It appears that some at the Camp Nou seem to feel that Carles Puyol hit 35 really quickly because he was only 26 just the other week and his three consecutive knee operations since 2011 ... well, how could that possibly affect his ability to play 60 games a season?
There was long, hard deliberation, apparently, about getting rid of Eric Abidal, who wanted to stay and who, if fit, remains world class. And there was a great deal of effort and cash outlaid on buying a striker who was far, far from being a primary priority. So, in summary, it's currently a case of Emperor's New Clothes. Everyone else can see that dropping just one little garment will leave Barca denuded at the back -- but their football department doesn't think that clothing is that big a deal during the summer.
Sure, in due course, that might be addressed. But why not a priority? Why not with work which had been initiated and then brought to fruition weeks, even months earlier? Why not with the intention of making sure that everyone else on the playing staff is aware that there is now intense competition for places rather than ... "It's OK, there's nobody else breathing down my neck." Not smart.
5. Departure of the prodigal son?
When a senior player at Manchester United knows as early as May that his club is going to launch a full-on offensive to sign Cesc Fabregas, then you know the story has substance. He's been briefed by those who run his club.
Such was the case. Barcelona have so far declined to formally admit that United bid for Fabregas ... but they did. Unless this is the most pure and innocent "Let's just put in an offer of 30 million euros and see what they say" transfer since Sir Alex bought Eric Cantona while Howard Wilkinson was on a fishing expedition for Denis Irwin (which I doubt), then who is encouraging them to believe that he's (a) buyable; (b) wants to leave?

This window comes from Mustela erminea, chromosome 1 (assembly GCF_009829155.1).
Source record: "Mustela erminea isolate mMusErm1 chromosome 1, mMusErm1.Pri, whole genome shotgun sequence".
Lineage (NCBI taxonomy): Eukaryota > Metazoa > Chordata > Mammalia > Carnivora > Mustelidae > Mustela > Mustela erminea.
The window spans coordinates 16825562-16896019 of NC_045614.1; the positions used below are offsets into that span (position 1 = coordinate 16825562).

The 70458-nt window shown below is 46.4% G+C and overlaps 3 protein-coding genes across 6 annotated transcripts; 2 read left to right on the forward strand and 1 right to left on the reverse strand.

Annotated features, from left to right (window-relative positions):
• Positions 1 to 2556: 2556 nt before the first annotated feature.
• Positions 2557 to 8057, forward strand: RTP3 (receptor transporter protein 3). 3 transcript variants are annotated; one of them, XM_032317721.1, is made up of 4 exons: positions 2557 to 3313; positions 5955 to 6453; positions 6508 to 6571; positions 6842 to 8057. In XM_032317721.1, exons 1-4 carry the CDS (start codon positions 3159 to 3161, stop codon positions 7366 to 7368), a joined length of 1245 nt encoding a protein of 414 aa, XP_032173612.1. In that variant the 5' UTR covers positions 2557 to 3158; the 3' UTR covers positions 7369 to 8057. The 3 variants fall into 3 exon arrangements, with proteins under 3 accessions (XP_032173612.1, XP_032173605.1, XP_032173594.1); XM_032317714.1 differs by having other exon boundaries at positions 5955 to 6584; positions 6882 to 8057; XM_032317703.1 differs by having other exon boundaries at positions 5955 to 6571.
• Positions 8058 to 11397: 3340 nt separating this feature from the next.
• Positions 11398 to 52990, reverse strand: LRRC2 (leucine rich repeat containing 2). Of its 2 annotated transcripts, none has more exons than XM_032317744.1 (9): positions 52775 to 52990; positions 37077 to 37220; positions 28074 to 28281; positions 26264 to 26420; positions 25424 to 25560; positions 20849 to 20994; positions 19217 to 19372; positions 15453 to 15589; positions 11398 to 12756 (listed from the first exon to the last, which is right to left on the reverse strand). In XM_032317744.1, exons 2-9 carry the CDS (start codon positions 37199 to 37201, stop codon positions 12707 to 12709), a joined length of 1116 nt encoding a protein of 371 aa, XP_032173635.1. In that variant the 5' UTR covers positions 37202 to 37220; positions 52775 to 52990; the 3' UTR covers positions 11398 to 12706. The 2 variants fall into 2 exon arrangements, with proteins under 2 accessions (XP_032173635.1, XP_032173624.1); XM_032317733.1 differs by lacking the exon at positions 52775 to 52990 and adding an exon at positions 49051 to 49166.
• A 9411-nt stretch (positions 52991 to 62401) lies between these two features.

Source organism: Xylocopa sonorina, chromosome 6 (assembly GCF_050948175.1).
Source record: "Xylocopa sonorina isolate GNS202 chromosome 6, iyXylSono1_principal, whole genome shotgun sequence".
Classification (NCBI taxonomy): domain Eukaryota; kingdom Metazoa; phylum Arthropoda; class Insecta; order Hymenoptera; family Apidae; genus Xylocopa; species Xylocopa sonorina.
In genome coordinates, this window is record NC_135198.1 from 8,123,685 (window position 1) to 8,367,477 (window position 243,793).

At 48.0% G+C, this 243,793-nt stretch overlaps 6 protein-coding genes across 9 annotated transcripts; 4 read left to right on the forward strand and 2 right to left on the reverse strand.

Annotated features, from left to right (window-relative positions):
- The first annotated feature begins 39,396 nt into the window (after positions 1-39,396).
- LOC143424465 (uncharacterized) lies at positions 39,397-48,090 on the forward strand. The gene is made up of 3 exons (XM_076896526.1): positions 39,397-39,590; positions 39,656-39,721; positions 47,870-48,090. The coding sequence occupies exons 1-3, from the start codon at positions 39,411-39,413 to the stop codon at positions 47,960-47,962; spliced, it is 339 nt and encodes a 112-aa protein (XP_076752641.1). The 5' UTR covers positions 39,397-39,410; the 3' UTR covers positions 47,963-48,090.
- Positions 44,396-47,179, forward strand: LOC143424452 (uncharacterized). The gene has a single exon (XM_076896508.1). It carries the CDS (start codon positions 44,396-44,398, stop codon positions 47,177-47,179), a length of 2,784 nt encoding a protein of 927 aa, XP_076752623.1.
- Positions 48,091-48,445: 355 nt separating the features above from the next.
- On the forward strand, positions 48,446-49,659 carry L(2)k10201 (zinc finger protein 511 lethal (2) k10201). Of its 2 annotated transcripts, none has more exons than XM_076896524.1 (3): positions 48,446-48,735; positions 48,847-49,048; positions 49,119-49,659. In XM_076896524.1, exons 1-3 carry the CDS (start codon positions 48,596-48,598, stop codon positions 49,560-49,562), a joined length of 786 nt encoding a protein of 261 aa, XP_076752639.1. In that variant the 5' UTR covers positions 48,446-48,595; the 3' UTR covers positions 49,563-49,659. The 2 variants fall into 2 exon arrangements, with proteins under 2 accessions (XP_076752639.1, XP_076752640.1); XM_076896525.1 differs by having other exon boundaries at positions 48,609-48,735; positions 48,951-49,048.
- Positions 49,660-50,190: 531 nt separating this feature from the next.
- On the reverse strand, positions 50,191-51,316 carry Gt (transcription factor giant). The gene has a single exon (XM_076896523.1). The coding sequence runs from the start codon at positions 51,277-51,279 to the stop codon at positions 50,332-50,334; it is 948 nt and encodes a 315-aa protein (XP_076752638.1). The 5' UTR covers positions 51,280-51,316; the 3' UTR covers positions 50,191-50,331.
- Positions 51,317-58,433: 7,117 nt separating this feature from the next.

To this point Fabregas' level of success would leave 99 percent of players breathless. Seven trophies for club and country in the past two years; more goals, more appearances than he was scoring or being given at his previous club; home, near his family and now a father for the first time. Right now, it's a glass-half-full, half-empty scenario for him. Yes, it's clear that he wants to not only play still more regularly but in a position he can make his own. Yes, he'd like to be recognised as a more fundamental player and to be given a little bit more generosity, patience and affection by the Camp Nou crowd and local media.
However the prospect of playing behind Neymar and Messi must be interesting to him, Thiago's departure opens more space for him and Xavi is not getting younger. Fabregas, on and off the record, says he's determined to stay, Vilanova emphasises that he wants to keep the player -- good times lie ahead. Don't they? The darkest scenario, for Fabregas, is that it transpires someone at FC Barcelona is secretly encouraging United to bid so that they can hold their hands up in semi-horror and say: "Well, we certainly don't want to sell but ... at this price we have to ask the player if he wants to go."
But even the transfer market isn't THAT Machiavellian ... is it?